First Ghana, then Angola and now Ethiopia. London based World Tourism Forum is definitely focused in Africa. Dedicated to “research and development of solutions to the new era of travel”, the forum promotes international meetings with influential people and plays a leading role in attracting foreign direct investment, identifying business opportunities, promoting strategic events and lending to foreign investors willing to allocate resources in target country.
Bulut Bağcı is the face of Forum, which he created in 2014 (yes, he did it himself), as a founder and president of the institution, but mainly as a businessman with a vision: tourism can reshape economies. Born in 1985, in Turkey, and graduated from Tourism Administration, he is a citizen of the world, collecting experiences and sharing it by… posting, posting and posting. Twitter, Facebook, LinkedIn, Instagram and a blog – Mr Bağcı is a digital native. And between the travels and the posts, we had a chance to catch up with him.
Nilza Rodrigues: First of all, thank you for accepting this interview. Once you’ve said that the future of tourism is Africa as “the future of the world is in Africa”. How do you see this development in a continent with such big infrastructural and social challenges?
Bulut Bağcı: Well, when talking about the future, Africa is one continent that comes to mind, be it for its economy, society or people. Why do we say so? Let’s start by talking about the people – Africa currently has the highest population growth rates in the world. As of 2018, about 17% of the world’s population comes from Africa, and it was estimated that by 2050, this number would increase to 21%. Over the past 30 years, the population in Africa has doubled, and this growth is expected to continue exponentially.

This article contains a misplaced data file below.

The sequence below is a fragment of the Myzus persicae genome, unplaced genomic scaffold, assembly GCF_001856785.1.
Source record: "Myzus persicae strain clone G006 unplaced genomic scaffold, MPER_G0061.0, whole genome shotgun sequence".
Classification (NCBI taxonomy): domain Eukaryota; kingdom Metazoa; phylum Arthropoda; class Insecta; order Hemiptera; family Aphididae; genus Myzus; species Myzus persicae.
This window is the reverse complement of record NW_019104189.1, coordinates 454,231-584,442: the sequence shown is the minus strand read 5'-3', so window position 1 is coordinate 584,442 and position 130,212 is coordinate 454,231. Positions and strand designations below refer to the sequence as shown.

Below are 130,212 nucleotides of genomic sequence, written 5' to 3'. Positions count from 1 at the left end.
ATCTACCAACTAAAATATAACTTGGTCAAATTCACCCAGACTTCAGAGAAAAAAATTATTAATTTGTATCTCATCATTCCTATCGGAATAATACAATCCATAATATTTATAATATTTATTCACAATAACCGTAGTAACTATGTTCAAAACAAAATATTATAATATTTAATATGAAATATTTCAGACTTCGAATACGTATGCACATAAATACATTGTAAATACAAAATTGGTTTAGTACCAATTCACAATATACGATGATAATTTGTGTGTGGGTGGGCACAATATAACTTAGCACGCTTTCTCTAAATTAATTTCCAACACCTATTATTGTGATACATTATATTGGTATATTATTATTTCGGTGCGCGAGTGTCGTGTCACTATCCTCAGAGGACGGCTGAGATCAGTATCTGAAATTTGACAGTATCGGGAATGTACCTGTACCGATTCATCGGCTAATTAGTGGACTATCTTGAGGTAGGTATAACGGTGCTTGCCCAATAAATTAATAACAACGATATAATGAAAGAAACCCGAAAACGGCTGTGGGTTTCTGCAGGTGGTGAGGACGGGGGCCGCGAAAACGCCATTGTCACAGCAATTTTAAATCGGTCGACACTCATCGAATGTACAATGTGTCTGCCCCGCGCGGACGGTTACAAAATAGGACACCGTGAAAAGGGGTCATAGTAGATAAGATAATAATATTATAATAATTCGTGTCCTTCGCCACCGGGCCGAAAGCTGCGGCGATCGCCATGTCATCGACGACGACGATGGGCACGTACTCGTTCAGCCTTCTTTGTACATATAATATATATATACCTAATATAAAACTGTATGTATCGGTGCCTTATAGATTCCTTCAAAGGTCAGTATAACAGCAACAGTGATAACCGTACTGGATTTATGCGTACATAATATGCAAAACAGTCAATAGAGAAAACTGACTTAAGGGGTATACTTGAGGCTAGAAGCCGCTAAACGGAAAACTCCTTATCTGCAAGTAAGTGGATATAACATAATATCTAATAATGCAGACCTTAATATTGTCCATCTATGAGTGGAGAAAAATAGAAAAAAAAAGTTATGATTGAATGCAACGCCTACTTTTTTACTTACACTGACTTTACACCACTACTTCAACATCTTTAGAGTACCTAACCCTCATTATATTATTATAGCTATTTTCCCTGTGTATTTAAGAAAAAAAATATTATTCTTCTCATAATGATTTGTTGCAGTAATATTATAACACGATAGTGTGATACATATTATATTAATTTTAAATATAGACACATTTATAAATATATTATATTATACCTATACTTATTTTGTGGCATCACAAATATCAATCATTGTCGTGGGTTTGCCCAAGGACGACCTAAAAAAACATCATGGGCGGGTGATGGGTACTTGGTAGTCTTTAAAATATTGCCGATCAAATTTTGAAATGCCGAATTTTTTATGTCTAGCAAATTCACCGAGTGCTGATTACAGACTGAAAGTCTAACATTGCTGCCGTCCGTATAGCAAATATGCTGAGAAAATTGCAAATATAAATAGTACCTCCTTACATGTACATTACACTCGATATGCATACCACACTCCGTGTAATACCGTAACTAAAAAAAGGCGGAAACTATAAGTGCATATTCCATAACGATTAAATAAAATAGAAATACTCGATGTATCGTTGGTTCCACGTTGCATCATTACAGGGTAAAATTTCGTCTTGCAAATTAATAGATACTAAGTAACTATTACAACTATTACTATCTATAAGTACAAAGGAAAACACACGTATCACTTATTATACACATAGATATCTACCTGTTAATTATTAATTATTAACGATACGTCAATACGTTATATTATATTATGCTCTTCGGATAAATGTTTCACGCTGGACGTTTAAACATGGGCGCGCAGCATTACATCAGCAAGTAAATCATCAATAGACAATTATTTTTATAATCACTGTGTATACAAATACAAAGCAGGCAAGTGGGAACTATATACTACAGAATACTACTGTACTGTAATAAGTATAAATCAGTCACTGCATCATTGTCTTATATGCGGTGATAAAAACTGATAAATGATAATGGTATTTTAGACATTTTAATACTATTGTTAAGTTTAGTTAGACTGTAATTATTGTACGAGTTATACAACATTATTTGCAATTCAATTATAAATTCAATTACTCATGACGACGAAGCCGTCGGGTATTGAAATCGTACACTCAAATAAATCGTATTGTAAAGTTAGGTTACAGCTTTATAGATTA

With an increase like this comes responsibility. With a continent filled with young people and seniors, the economy needs to find a way to support this growth. But many countries in Africa don’t have the means to meet those needs, like building infrastructures to enable the growth of the economy; therefore this opens an opportunity for significant investment with enormous social returns.
We know that countries in Africa are on different economic development trajectories. Moreover, we cannot generalize continent-wide when speaking of what blend of services, manufacturing and agribusiness Africa’s future economies will comprise. That mix will vary from country to country, from sub-region to sub-region.
Nilza Rodrigues: I see, and with your experience and know-how, how can we change the perception of Africa? Imagine yourself with that power in your hands, where would you start?
Bulut Bağcı: Perceptions are very powerful. In fact, they can be more powerful and far more influential than reality. Why are there a lot of misconceptions, flawed perceptions and negative stereotypes about Africa? In fact, some of these perceptions are not just sad, they’re downright shocking. You see, the largely negative portrayal of Africa by the mainstream media as plagued by disease, poverty, conflict and “backwardness” is intentional because it has more shock value and gets more attention from those who don’t really know the continent.